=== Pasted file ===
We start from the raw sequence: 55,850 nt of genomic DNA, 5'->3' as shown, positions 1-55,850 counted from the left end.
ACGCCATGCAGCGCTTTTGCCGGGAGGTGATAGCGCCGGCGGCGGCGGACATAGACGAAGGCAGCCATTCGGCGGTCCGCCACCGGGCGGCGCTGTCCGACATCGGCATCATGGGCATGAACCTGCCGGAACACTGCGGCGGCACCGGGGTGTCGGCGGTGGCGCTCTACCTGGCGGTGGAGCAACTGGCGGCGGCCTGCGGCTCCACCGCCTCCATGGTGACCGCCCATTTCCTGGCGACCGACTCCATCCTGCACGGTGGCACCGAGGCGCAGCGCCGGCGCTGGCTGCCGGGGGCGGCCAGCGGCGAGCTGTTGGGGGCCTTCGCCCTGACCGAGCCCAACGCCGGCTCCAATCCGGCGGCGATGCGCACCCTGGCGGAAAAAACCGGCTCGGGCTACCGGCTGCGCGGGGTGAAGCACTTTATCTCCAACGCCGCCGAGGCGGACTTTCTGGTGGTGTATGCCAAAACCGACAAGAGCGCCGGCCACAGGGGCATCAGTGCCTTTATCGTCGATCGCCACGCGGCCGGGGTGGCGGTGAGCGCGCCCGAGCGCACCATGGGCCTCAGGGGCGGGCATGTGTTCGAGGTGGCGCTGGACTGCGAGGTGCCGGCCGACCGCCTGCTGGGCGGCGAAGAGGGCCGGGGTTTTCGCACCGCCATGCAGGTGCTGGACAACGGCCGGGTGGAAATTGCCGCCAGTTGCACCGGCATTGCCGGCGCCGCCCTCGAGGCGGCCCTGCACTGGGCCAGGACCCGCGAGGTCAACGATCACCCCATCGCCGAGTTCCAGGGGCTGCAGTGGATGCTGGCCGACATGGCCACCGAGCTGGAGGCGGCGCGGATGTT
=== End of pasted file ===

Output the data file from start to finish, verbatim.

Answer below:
We start from the raw sequence: 55,850 nt of genomic DNA, 5'->3' as shown, positions 1-55,850 counted from the left end.
ACGCCATGCAGCGCTTTTGCCGGGAGGTGATAGCGCCGGCGGCGGCGGACATAGACGAAGGCAGCCATTCGGCGGTCCGCCACCGGGCGGCGCTGTCCGACATCGGCATCATGGGCATGAACCTGCCGGAACACTGCGGCGGCACCGGGGTGTCGGCGGTGGCGCTCTACCTGGCGGTGGAGCAACTGGCGGCGGCCTGCGGCTCCACCGCCTCCATGGTGACCGCCCATTTCCTGGCGACCGACTCCATCCTGCACGGTGGCACCGAGGCGCAGCGCCGGCGCTGGCTGCCGGGGGCGGCCAGCGGCGAGCTGTTGGGGGCCTTCGCCCTGACCGAGCCCAACGCCGGCTCCAATCCGGCGGCGATGCGCACCCTGGCGGAAAAAACCGGCTCGGGCTACCGGCTGCGCGGGGTGAAGCACTTTATCTCCAACGCCGCCGAGGCGGACTTTCTGGTGGTGTATGCCAAAACCGACAAGAGCGCCGGCCACAGGGGCATCAGTGCCTTTATCGTCGATCGCCACGCGGCCGGGGTGGCGGTGAGCGCGCCCGAGCGCACCATGGGCCTCAGGGGCGGGCATGTGTTCGAGGTGGCGCTGGACTGCGAGGTGCCGGCCGACCGCCTGCTGGGCGGCGAAGAGGGCCGGGGTTTTCGCACCGCCATGCAGGTGCTGGACAACGGCCGGGTGGAAATTGCCGCCAGTTGCACCGGCATTGCCGGCGCCGCCCTCGAGGCGGCCCTGCACTGGGCCAGGACCCGCGAGGTCAACGATCACCCCATCGCCGAGTTCCAGGGGCTGCAGTGGATGCTGGCCGACATGGCCACCGAGCTGGAGGCGGCGCGGATGTT